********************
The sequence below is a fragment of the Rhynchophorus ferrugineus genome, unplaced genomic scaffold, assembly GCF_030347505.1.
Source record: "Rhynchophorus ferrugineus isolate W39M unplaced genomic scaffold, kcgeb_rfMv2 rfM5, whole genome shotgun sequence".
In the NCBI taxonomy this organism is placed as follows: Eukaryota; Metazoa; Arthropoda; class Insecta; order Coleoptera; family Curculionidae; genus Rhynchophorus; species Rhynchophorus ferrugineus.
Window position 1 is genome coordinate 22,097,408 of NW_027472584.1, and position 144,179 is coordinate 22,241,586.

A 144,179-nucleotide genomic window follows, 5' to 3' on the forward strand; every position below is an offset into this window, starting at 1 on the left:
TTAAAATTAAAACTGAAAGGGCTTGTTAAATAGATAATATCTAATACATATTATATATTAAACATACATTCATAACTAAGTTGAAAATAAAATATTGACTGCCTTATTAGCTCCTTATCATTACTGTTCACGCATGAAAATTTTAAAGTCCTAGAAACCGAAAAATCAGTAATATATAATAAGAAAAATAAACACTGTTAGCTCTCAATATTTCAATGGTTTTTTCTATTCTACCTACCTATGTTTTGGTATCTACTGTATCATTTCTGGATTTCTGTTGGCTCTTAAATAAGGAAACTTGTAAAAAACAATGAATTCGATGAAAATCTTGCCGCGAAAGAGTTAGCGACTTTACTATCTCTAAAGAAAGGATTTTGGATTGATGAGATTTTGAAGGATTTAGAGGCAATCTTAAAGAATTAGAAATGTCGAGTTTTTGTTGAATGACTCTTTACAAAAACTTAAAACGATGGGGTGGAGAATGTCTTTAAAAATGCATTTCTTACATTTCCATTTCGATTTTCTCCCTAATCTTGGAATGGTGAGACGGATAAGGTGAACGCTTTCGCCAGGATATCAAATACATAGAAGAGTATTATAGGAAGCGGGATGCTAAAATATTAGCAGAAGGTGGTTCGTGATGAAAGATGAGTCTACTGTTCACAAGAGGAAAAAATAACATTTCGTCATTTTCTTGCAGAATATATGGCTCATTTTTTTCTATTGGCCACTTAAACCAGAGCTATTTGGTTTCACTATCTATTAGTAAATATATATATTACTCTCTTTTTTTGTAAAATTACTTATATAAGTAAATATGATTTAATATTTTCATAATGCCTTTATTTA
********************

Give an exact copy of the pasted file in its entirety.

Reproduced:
The sequence below is a fragment of the Rhynchophorus ferrugineus genome, unplaced genomic scaffold, assembly GCF_030347505.1.
Source record: "Rhynchophorus ferrugineus isolate W39M unplaced genomic scaffold, kcgeb_rfMv2 rfM5, whole genome shotgun sequence".
In the NCBI taxonomy this organism is placed as follows: Eukaryota; Metazoa; Arthropoda; class Insecta; order Coleoptera; family Curculionidae; genus Rhynchophorus; species Rhynchophorus ferrugineus.
Window position 1 is genome coordinate 22,097,408 of NW_027472584.1, and position 144,179 is coordinate 22,241,586.

A 144,179-nucleotide genomic window follows, 5' to 3' on the forward strand; every position below is an offset into this window, starting at 1 on the left:
TTAAAATTAAAACTGAAAGGGCTTGTTAAATAGATAATATCTAATACATATTATATATTAAACATACATTCATAACTAAGTTGAAAATAAAATATTGACTGCCTTATTAGCTCCTTATCATTACTGTTCACGCATGAAAATTTTAAAGTCCTAGAAACCGAAAAATCAGTAATATATAATAAGAAAAATAAACACTGTTAGCTCTCAATATTTCAATGGTTTTTTCTATTCTACCTACCTATGTTTTGGTATCTACTGTATCATTTCTGGATTTCTGTTGGCTCTTAAATAAGGAAACTTGTAAAAAACAATGAATTCGATGAAAATCTTGCCGCGAAAGAGTTAGCGACTTTACTATCTCTAAAGAAAGGATTTTGGATTGATGAGATTTTGAAGGATTTAGAGGCAATCTTAAAGAATTAGAAATGTCGAGTTTTTGTTGAATGACTCTTTACAAAAACTTAAAACGATGGGGTGGAGAATGTCTTTAAAAATGCATTTCTTACATTTCCATTTCGATTTTCTCCCTAATCTTGGAATGGTGAGACGGATAAGGTGAACGCTTTCGCCAGGATATCAAATACATAGAAGAGTATTATAGGAAGCGGGATGCTAAAATATTAGCAGAAGGTGGTTCGTGATGAAAGATGAGTCTACTGTTCACAAGAGGAAAAAATAACATTTCGTCATTTTCTTGCAGAATATATGGCTCATTTTTTTCTATTGGCCACTTAAACCAGAGCTATTTGGTTTCACTATCTATTAGTAAATATATATATTACTCTCTTTTTTTGTAAAATTACTTATATAAGTAAATATGATTTAATATTTTCATAATGCCTTTATTTA